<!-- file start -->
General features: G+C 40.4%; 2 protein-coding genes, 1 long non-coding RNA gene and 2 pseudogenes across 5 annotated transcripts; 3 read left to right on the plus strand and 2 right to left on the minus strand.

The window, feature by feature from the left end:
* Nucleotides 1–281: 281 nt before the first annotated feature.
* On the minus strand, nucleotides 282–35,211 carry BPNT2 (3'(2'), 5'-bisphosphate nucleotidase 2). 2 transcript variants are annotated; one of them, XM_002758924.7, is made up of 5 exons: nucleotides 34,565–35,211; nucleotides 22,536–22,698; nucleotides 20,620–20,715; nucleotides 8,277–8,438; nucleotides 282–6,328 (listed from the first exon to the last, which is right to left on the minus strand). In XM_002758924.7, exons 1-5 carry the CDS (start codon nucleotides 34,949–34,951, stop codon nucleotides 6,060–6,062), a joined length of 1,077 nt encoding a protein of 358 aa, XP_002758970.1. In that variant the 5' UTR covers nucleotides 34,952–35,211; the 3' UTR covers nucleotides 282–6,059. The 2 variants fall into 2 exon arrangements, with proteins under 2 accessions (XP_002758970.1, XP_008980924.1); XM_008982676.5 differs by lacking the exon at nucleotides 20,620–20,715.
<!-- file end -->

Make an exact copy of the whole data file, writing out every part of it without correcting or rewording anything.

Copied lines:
General features: G+C 40.4%; 2 protein-coding genes, 1 long non-coding RNA gene and 2 pseudogenes across 5 annotated transcripts; 3 read left to right on the plus strand and 2 right to left on the minus strand.

The window, feature by feature from the left end:
* Nucleotides 1–281: 281 nt before the first annotated feature.
* On the minus strand, nucleotides 282–35,211 carry BPNT2 (3'(2'), 5'-bisphosphate nucleotidase 2). 2 transcript variants are annotated; one of them, XM_002758924.7, is made up of 5 exons: nucleotides 34,565–35,211; nucleotides 22,536–22,698; nucleotides 20,620–20,715; nucleotides 8,277–8,438; nucleotides 282–6,328 (listed from the first exon to the last, which is right to left on the minus strand). In XM_002758924.7, exons 1-5 carry the CDS (start codon nucleotides 34,949–34,951, stop codon nucleotides 6,060–6,062), a joined length of 1,077 nt encoding a protein of 358 aa, XP_002758970.1. In that variant the 5' UTR covers nucleotides 34,952–35,211; the 3' UTR covers nucleotides 282–6,059. The 2 variants fall into 2 exon arrangements, with proteins under 2 accessions (XP_002758970.1, XP_008980924.1); XM_008982676.5 differs by lacking the exon at nucleotides 20,620–20,715.